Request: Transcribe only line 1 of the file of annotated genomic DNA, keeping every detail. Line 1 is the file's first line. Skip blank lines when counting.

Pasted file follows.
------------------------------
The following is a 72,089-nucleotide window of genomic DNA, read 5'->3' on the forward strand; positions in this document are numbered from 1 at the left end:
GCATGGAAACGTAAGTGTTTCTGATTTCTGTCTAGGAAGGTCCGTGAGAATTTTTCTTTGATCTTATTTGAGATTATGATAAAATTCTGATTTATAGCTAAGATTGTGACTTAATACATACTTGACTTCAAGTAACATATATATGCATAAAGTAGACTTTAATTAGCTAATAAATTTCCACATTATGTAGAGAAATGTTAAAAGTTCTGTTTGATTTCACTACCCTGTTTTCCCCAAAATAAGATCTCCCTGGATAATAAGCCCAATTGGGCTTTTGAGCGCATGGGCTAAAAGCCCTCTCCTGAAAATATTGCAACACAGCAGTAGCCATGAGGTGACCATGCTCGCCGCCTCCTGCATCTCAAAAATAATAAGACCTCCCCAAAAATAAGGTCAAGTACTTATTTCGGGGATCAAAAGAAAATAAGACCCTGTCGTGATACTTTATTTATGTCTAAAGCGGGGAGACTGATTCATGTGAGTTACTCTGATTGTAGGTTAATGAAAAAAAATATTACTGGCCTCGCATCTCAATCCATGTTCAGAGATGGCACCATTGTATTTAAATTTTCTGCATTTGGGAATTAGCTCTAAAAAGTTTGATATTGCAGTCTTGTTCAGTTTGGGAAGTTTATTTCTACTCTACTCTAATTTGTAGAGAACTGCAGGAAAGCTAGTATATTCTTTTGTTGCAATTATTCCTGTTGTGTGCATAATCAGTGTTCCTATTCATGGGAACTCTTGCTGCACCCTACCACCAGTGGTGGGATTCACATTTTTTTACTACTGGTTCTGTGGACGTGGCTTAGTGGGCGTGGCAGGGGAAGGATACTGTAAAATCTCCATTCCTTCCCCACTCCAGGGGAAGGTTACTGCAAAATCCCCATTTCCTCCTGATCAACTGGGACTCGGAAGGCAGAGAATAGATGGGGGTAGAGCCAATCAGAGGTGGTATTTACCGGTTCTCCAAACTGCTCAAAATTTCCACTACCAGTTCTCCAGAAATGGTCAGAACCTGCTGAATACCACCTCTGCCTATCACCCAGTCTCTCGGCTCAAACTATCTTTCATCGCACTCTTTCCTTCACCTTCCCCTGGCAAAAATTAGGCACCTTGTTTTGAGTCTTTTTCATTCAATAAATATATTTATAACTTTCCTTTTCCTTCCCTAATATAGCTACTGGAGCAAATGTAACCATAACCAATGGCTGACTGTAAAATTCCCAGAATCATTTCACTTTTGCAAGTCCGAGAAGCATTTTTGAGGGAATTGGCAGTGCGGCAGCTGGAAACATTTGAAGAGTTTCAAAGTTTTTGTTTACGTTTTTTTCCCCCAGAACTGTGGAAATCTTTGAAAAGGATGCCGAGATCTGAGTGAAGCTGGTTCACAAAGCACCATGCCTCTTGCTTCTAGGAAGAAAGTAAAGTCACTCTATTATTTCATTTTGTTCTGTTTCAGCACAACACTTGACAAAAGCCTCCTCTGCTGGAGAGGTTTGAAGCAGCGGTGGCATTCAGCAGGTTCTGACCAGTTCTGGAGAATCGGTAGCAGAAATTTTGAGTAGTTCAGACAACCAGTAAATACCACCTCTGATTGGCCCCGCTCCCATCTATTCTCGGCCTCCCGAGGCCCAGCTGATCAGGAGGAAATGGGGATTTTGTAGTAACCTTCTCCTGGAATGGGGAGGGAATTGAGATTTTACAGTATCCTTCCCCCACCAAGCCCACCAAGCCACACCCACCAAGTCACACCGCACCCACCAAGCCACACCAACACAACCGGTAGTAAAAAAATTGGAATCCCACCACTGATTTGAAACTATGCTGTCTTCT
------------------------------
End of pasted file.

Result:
The following is a 72,089-nucleotide window of genomic DNA, read 5'->3' on the forward strand; positions in this document are numbered from 1 at the left end: